Sixteen Bits Online

APRIL 1996

Internet Charges

Internet Project Management Committee

The best thing about the following notes is this: You don't have to do anything at all about them! Makes a change :-)

If you want to read all about the whys and wherefores, carry on. If you want to cut to the chase, skip to the "Summary" below.

Basic Access people, none of the following affects you. You might find it interesting if you are planning to purchase Advanced Access sometime though.


Following on from the changes made on 1 February 1996, the Internet Project Management Committee has continued to discuss the issue of charging. The changes have done what they were supposed to do, but further refinement is needed.

For example, what happens to people who carried over some hours on 1 February 1996, but don't buy any more during the year ending 1 February 1997? As things stand, such people could theoretically end up with a "debt" of up to 300 hours. The IPMC feels this is unacceptable - people couldn't avoid the debt, there's no practical way to recover it anyway, and such debts would be a big disincentive to stay with the Project.

Carrying over time from year to year is a big problem because it perpetuates the above difficulty. On the other hand, if no "debt" is incurred, it is possible for someone to carry over some small amount of time and spend a year using it, without paying anything more - effectively getting around the "$90 per year" requirement. Carry-over also makes it difficult to change prices fairly, because any changes have a bigger effect on people with lots of time left than on people with little time left.

The ability to make minimum payment on a pro-rata basis is proving a major hassle, with people not getting access from the dates they expect, people paying too little or too much and an increased level of error when allocating widely varying amounts of time.

In short, we need some refinements that will guarantee no "debts" at the end of the year, will get rid of the different payment amounts, will dispose of carry-over issues and will still get us $90 per user per year.

Building on the changes implemented on 1 February this year, three more steps will be taken on 1 February next year:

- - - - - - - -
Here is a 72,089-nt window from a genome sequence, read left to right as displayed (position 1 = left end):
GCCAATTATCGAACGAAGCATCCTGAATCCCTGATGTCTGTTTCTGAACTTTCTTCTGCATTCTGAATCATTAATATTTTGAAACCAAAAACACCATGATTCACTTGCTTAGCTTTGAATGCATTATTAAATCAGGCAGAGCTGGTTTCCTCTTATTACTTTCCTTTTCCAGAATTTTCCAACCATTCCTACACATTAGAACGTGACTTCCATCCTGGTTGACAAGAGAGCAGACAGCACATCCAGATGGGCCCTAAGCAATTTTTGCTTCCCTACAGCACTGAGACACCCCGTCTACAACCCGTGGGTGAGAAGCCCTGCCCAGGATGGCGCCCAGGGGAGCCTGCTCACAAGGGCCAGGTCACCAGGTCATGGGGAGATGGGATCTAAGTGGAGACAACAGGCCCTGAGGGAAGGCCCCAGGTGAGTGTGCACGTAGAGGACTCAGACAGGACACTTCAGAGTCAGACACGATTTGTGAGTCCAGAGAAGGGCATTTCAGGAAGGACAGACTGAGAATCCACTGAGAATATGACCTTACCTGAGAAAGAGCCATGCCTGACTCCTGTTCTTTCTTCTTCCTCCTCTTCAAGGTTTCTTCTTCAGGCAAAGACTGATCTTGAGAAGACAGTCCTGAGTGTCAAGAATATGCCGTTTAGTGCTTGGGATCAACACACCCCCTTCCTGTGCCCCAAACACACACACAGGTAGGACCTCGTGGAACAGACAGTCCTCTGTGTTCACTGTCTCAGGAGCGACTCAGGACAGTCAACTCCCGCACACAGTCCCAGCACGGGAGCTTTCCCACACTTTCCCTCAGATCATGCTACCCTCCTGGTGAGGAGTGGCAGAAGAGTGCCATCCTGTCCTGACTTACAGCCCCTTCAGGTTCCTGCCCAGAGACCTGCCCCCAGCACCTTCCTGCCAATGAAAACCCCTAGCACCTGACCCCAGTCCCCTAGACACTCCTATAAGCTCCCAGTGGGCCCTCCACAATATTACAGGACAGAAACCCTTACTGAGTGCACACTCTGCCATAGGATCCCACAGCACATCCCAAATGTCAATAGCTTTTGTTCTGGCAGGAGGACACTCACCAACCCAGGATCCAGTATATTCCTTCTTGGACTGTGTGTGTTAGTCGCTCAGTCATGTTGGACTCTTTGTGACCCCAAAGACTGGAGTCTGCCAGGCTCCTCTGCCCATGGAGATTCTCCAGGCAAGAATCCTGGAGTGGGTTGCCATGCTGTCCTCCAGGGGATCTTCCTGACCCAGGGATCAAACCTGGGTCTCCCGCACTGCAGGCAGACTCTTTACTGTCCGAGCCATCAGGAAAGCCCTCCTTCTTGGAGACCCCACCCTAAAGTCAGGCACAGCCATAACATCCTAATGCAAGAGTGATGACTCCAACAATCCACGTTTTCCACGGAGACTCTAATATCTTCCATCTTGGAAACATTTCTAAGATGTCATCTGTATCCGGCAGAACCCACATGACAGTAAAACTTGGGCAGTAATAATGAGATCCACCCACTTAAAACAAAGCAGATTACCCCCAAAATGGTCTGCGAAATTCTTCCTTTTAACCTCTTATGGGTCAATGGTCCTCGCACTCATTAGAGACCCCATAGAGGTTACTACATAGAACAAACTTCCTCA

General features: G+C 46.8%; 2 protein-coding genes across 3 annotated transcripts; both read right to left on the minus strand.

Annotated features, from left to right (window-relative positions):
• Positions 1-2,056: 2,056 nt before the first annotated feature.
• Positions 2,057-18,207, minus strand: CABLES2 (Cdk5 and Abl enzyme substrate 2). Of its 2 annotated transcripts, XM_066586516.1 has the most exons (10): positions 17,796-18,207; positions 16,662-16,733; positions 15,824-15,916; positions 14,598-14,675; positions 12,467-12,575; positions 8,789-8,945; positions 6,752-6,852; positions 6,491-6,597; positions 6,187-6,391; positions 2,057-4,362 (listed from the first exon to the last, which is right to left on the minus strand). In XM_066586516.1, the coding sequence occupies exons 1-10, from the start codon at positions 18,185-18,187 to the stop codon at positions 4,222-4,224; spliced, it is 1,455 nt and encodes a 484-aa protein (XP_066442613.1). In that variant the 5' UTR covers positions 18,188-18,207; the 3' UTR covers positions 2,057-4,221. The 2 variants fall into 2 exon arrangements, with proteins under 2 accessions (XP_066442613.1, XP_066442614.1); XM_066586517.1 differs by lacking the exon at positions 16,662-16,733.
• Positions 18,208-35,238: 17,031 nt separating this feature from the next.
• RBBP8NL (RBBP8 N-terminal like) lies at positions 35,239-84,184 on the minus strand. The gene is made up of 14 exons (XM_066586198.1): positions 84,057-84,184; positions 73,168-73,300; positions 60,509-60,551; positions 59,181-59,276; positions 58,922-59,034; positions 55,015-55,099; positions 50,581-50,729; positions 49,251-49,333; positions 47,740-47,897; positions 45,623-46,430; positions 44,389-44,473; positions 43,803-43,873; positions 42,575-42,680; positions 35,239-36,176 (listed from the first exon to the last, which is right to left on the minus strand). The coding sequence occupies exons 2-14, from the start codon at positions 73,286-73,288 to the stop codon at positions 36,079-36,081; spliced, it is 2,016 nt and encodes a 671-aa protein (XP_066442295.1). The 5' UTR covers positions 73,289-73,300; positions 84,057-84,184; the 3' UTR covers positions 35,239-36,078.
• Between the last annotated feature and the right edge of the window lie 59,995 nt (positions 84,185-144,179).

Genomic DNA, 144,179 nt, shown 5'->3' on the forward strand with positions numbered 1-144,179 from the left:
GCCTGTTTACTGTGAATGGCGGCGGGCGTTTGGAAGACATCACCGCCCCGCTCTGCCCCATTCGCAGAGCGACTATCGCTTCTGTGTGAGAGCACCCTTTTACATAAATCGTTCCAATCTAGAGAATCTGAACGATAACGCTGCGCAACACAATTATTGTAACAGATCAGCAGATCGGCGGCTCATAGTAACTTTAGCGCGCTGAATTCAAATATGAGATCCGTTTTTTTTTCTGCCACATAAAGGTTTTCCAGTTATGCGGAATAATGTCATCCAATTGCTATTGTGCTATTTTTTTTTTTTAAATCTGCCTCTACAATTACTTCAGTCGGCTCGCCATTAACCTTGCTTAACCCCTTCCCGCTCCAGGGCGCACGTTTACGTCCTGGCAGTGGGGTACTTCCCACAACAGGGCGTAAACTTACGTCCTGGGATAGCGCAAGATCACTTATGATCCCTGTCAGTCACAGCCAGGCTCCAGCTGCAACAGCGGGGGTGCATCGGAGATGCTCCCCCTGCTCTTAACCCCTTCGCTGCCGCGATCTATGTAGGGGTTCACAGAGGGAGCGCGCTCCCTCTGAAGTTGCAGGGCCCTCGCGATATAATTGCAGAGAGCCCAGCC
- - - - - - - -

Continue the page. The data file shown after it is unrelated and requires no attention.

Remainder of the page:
How the minimum usage will be calculated on 1 February 1997

To protect people who have carried over amounts from last year but do not want to buy any more time, the minimum usage amount calculated on 1 February 1997 will be the total of the following two amounts or 300 hours, whichever is the lesser:

For example, let's say you carried over one hour and purchase no more time before 1 February 1997. On 1 February 1997, you'll lose only that hour (unless you use it yourself first, of course).

Another example: You carried over one hour and purchase $45 worth (150 hours) on 1 August 1996. On 1 February 1997, you'll lose whatever portion of 151 hours that you haven't used up yourself.

A third example: You carried over 200 hours and buy another $45 worth (150 hours) on 1 August 1996. On 1 February 1997, you'll lose whatever portion of 300 hours that you haven't used yourself - any remaining time will be carried over.

One important point - this may advantage you (that is, reduce your minimum use on 1 February 1997) or it may have no effect. However, it will not disadvantage you.

How the charging system will change on 1 February 1997

On 1 February 1997, the charging system will change to a rolling payment anniversary and a fixed payment of $90.

"Fixed payment" means that people will always pay $90. This will get them 300 hours of Advanced Access time allocation, which will last for one year from their date of payment (their "anniversary" date) or until the 300 hours are used up, whichever comes first.

On 1 February 1997, everyone's first "anniversary" will be calculated from their remaining time allocation, at 25 hours per month, to the nearest day. For example, if you have 100 hours left, your "anniversary" will be set to about four months hence. Your time allocation will drop to zero on that day, unless you make a further payment before then.

We will track separate payments separately, allowing you to pay before your allocation actually runs out.

For example, lets say you pay $90 on 1 February 1997 and again on 1 August 1997. On 1 February 1998, you will lose the difference between 300 hours and the number of hours you used since 1 February 1997. On 1 August 1998 you'll lose the difference between 300 hours and the number of hours you used since 1 August 1997.

An important point

The "anniversaries" mentioned have nothing to do with the renewal period for PCUG or AUUG.

Lots of people confuse their Internet Project membership with their PCUG (or AUUG) membership. The memberships are unrelated, except that your access to the Internet Project is conditional on you remaining a member of either AUUG or PCUG.

If your membership of AUUG or PCUG lapses, your access to the Internet Project is automatically and immediately stopped, but your allocation is retained for a three month "grace" period. If you stay lapsed for three months or more, your account is removed and all unused hours are lost.


If you have any questions about these matters, please feel free to email

Sixteen Bits Online - April 1996